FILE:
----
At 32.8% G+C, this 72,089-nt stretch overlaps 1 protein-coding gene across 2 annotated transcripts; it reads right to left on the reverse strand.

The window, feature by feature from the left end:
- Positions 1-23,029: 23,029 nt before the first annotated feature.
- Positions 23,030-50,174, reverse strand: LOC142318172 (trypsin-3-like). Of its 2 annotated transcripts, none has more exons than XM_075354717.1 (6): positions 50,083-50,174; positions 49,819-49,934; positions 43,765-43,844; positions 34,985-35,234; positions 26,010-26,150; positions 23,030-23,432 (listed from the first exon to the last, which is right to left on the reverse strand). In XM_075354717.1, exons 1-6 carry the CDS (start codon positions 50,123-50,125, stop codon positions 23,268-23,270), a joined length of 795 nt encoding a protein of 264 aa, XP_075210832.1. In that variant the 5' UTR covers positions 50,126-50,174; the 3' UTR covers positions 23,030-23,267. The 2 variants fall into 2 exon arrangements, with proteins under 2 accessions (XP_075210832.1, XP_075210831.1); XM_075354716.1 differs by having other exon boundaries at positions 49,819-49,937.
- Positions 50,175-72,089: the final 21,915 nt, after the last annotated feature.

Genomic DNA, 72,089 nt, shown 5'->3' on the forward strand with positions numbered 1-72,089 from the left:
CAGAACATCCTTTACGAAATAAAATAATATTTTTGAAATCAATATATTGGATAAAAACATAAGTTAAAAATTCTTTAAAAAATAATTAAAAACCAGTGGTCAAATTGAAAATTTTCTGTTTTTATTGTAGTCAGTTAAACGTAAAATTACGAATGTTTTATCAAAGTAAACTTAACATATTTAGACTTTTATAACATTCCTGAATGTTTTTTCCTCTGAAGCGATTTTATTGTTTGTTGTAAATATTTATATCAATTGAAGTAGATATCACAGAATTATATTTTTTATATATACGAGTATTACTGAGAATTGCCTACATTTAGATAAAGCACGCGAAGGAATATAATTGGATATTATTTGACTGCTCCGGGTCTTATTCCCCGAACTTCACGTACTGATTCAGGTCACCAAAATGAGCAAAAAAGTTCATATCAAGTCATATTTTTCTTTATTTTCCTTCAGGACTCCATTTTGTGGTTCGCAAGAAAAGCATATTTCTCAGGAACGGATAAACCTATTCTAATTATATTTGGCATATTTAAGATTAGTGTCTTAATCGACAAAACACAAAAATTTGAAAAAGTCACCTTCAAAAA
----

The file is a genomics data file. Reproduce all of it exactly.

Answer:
At 32.8% G+C, this 72,089-nt stretch overlaps 1 protein-coding gene across 2 annotated transcripts; it reads right to left on the reverse strand.

The window, feature by feature from the left end:
- Positions 1-23,029: 23,029 nt before the first annotated feature.
- Positions 23,030-50,174, reverse strand: LOC142318172 (trypsin-3-like). Of its 2 annotated transcripts, none has more exons than XM_075354717.1 (6): positions 50,083-50,174; positions 49,819-49,934; positions 43,765-43,844; positions 34,985-35,234; positions 26,010-26,150; positions 23,030-23,432 (listed from the first exon to the last, which is right to left on the reverse strand). In XM_075354717.1, exons 1-6 carry the CDS (start codon positions 50,123-50,125, stop codon positions 23,268-23,270), a joined length of 795 nt encoding a protein of 264 aa, XP_075210832.1. In that variant the 5' UTR covers positions 50,126-50,174; the 3' UTR covers positions 23,030-23,267. The 2 variants fall into 2 exon arrangements, with proteins under 2 accessions (XP_075210832.1, XP_075210831.1); XM_075354716.1 differs by having other exon boundaries at positions 49,819-49,937.
- Positions 50,175-72,089: the final 21,915 nt, after the last annotated feature.

Genomic DNA, 72,089 nt, shown 5'->3' on the forward strand with positions numbered 1-72,089 from the left:
CAGAACATCCTTTACGAAATAAAATAATATTTTTGAAATCAATATATTGGATAAAAACATAAGTTAAAAATTCTTTAAAAAATAATTAAAAACCAGTGGTCAAATTGAAAATTTTCTGTTTTTATTGTAGTCAGTTAAACGTAAAATTACGAATGTTTTATCAAAGTAAACTTAACATATTTAGACTTTTATAACATTCCTGAATGTTTTTTCCTCTGAAGCGATTTTATTGTTTGTTGTAAATATTTATATCAATTGAAGTAGATATCACAGAATTATATTTTTTATATATACGAGTATTACTGAGAATTGCCTACATTTAGATAAAGCACGCGAAGGAATATAATTGGATATTATTTGACTGCTCCGGGTCTTATTCCCCGAACTTCACGTACTGATTCAGGTCACCAAAATGAGCAAAAAAGTTCATATCAAGTCATATTTTTCTTTATTTTCCTTCAGGACTCCATTTTGTGGTTCGCAAGAAAAGCATATTTCTCAGGAACGGATAAACCTATTCTAATTATATTTGGCATATTTAAGATTAGTGTCTTAATCGACAAAACACAAAAATTTGAAAAAGTCACCTTCAAAAA